NYC Closes Public School System after City Infection Rate Rises

New York Mayor Bill de Blasio speaks during a press conference at New Bridges Elementary School ahead of schools reopening amid the coronavirus outbreak in Brooklyn, NY, August 19, 2020. (Jeenah Moon / Reuters)

Public schools in New York City will temporarily close, Department of Education Chancellor Richard Carranza wrote in an email to parents on Wednesday following rising rates of coronavirus infection in the city.

Mayor Bill de Blasio has repeatedly said the city will close public schools if the seven-day average coronavirus positivity rate reaches three percent. He announced that the city had reached this milestone Wednesday and confirmed schools would close.

Carranza said on Wednesday that the coronavirus positivity rate in public schools was only 0.19%.

Blasio’s administration has set the city-wide rate of three percent as a benchmark in negotiations with the New York Teachers Union to reopen schools in the city. Union leader Michael Mulgrew defended the benchmark as “an appropriate number” in an interview on Friday New York Times. At a press conference Wednesday, Governor Andrew Cuomo said that “in my opinion” de Blasio established the three percent threshold “in collaboration with the parents” of public school students.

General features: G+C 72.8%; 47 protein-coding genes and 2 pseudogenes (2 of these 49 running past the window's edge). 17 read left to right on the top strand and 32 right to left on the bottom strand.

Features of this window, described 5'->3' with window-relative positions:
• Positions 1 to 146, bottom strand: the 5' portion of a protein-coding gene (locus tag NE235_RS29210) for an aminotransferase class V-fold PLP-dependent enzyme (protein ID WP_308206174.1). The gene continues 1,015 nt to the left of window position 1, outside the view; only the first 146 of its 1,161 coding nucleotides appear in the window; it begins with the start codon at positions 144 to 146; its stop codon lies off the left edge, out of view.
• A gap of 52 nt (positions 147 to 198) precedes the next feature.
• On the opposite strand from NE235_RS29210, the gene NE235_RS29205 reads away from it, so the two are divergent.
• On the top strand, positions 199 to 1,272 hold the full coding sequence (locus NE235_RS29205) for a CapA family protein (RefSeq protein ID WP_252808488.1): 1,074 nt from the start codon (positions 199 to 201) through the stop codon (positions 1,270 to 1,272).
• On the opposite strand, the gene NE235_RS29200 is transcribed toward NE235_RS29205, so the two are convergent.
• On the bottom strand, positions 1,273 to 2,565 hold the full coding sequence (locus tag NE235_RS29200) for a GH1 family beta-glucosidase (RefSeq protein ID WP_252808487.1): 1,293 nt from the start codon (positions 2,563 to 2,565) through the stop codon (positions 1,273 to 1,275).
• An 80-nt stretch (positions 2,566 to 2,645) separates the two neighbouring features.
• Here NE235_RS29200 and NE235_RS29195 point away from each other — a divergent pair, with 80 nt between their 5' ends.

The move will leave around 300,000 students who have taken advantage of hybrid in-person and virtual classes without the ability to physically go to class.

Public schools doesn’t seem to drive recent high infection rates. Currently, the coronavirus epidemics in New York are concentrated in Staten Island, the Bronx and parts of Queens and Brooklyn.

The closure represents a significant setback for de Blasio. New York’s public schools serve over a million students, the largest district in the United States

Some parents had hoped the city would revise its school closure threshold, or that Governor Andrew Cuomo could step in to reverse a closure. However, when asked on Wednesday whether the state could keep schools open in the city, Cuomo categorically ruled out the option during a difficult exchange with a reporter:

“You are confused,” Cuomo told the the Wall Street newspaperJimmy Vielkind when asked to clarify the state’s rule on school closures.

“I’m confused, and I think the parents are still confused,” Vielkind replied.

“No, they’re not confused, you’re confused,” Cuomo said. “Read the law and you will not be confused.”

Zachary Evans is a journalist for National review online. He is a veteran of the Israel Defense Forces and a trained violist.

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